Here’s the blurb for A Bicycle Built for Sue

Sue Young has never asked for much apart from a quiet life. She’s always been happy with her call centre job and dinner on the table at six o clock; that was until a tragedy tore her tranquillity into little shreds.

With her life in tatters, Sue is persuaded to join a charity cycle ride led by Morning TV’s Kath Fuller, who is having a crisis of her own, and Sue’s self-appointed support crew are struggling with their own issues. Pensioner Flo Wilson is refusing to grow old, gracefully or otherwise, and a teen goth Raven Chakrabarti, is determined to dodge the path her family have mapped out for her.

Can the foursome cycle through saddle sores and chaffed thighs to a brighter future, or will pushing themselves to the limit prove harder than they thought?

Get is here: Amazon UK | Amazon AU | Amazon US

Follow Daisy: Instagram | Facebook | Twitter | Website

Thanks for the catch-up, Daisy! Looking forward to your (Annie’s) Christmas book too!

Cover Reveal: The Christmas Swap

So, the cat has been out of the proverbial bag for a while, but today is the official cover reveal for The Christmas Swap my next novel with One More Chapter.

And here it is!

The Christmas Swap

Yes, I love it too. 😉

I had so much fun writing this book. Here’s the blurb:

Chloe, Jules, and Lucy meet at a Maui resort kids’ club, aged 11, forging a lifelong friendship spanning two decades and three continents.

Twenty-two years later, they decide to swap Christmases, none of them expecting the hilarity and romantic escapades that will ensue.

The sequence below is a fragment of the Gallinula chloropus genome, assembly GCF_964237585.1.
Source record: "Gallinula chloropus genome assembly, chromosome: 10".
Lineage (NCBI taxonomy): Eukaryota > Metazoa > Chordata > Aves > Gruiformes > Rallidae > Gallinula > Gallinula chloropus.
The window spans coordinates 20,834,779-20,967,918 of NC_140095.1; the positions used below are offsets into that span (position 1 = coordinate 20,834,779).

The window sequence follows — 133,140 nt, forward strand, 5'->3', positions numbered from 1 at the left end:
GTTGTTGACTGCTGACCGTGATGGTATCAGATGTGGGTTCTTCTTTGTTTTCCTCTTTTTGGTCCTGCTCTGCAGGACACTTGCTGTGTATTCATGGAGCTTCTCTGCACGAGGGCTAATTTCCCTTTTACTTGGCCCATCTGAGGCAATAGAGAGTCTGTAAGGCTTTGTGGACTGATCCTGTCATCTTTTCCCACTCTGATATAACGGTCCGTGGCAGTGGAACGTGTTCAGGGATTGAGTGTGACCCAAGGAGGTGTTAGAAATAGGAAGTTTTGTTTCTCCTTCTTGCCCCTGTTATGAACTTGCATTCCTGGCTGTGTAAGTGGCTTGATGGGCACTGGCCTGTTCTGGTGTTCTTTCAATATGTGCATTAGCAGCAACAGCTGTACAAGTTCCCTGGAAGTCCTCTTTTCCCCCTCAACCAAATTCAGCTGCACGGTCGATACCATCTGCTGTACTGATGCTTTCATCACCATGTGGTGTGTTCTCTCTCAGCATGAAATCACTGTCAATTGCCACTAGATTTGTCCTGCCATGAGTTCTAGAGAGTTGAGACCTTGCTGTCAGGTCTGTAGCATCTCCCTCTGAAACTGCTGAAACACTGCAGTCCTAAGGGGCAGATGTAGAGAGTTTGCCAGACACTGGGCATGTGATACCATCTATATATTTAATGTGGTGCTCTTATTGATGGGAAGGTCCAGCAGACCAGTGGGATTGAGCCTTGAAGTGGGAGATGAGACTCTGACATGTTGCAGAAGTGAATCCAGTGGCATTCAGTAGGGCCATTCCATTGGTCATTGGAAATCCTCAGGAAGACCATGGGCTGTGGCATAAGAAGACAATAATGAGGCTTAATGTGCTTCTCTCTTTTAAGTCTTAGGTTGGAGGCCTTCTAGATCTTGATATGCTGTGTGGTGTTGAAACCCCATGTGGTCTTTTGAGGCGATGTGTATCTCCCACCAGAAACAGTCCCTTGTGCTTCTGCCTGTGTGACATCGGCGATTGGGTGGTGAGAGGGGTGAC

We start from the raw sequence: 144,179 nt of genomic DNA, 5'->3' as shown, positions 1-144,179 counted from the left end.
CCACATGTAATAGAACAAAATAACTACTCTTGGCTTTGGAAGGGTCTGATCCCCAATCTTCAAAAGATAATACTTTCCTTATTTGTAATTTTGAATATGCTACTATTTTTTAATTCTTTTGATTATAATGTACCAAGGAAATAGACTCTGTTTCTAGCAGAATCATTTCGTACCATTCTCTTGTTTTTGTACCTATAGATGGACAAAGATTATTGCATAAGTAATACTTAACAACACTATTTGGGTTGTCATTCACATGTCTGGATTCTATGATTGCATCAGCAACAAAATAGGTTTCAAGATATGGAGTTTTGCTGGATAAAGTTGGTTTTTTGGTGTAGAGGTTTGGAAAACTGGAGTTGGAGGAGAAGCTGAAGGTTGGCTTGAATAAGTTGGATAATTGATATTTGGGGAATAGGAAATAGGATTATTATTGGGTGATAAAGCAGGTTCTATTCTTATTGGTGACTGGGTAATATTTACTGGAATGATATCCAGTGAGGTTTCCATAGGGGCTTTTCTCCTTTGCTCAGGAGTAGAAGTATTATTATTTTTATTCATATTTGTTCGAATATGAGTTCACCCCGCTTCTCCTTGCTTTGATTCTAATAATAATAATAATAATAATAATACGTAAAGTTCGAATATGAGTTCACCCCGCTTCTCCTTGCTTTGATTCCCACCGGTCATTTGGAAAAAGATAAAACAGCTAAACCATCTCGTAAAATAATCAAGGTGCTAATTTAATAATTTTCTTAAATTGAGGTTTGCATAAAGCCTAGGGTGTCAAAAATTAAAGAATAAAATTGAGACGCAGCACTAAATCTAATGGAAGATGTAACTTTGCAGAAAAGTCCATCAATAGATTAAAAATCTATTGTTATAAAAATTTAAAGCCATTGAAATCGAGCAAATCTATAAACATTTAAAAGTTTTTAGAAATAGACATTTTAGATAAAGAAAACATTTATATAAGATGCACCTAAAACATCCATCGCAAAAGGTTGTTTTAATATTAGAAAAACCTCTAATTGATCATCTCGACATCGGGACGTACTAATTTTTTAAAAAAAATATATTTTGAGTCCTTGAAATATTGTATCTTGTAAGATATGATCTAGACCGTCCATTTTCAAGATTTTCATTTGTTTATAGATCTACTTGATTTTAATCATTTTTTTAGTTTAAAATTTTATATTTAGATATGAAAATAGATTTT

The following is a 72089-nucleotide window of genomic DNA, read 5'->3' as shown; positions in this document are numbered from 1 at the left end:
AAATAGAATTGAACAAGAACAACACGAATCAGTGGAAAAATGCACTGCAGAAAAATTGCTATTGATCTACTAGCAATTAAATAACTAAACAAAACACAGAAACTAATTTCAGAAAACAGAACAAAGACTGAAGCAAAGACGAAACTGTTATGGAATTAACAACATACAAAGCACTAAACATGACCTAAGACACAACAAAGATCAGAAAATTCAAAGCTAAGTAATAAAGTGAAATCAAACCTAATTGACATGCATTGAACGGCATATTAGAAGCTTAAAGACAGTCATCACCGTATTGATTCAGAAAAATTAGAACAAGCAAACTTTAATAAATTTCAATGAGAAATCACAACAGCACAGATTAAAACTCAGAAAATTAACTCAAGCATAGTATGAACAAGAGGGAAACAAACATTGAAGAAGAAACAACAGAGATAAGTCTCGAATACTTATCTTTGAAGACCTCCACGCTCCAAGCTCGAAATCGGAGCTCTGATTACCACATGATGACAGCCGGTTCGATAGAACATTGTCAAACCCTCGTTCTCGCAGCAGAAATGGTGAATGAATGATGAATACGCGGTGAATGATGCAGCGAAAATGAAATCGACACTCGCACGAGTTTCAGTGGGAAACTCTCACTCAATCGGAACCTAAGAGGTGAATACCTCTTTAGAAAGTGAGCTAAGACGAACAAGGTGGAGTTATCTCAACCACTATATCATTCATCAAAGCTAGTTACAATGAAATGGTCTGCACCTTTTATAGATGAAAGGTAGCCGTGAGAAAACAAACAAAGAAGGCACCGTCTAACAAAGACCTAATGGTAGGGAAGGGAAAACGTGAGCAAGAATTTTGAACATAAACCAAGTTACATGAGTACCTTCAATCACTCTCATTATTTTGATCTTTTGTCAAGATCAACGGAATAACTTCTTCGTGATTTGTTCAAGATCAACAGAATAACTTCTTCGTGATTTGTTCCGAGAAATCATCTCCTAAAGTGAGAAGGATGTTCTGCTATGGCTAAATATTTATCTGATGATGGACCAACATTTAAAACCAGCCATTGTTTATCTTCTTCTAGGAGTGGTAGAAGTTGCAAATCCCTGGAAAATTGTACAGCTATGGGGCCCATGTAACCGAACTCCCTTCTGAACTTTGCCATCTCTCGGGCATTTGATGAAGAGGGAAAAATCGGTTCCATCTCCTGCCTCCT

Chloe from Melbourne spends her Christmas with Lucy’s mum and dad in a sleepy village in Oxfordshire, England, stunned to the core when she discovers who grew up across the road from Lucy.

Lucy, who has jetted off to snowy Colorado for her dream-come-true white Christmas, is taken into the fold of Jules’s loud and brash family, discovering more about herself in a few short days than she has in years.

And Jules leaves the cold climes of Colorado to spend a balmy ‘Orphan’s Christmas’ with Chloe’s friends in Melbourne, finding that time away from her mundane life is just what she needed.

Join these three lovable women as they each get a Christmas to surpass their wildest dreams.

And here’s an excerpt from my acknowledgements:

It’s hard to believe I am writing the acknowledgements for my fourth book, but here I am. I have dedicated this book to my parents―my mum, Lee, my dad, Ray, and my step-mum, Gail. I am extremely fortunate to have parents who not only love me, but champion me and inspire me. They have also instilled in me the importance of family―including the family members we choose―as well as having a sense of adventure and following your dreams.

Family is a prominent theme in this book and as I write these acknowledgements amid the second round of COVID-19 lockdowns here in Melbourne, ‘family’ has become more important to me now than ever. And for me, a person who has lived on three continents, that word encompasses all the people I love, all the people who inspire me, lift me up, confide in me, and ease my path. Thank you, family―wherever you are. Stay safe and we will meet again someday soon.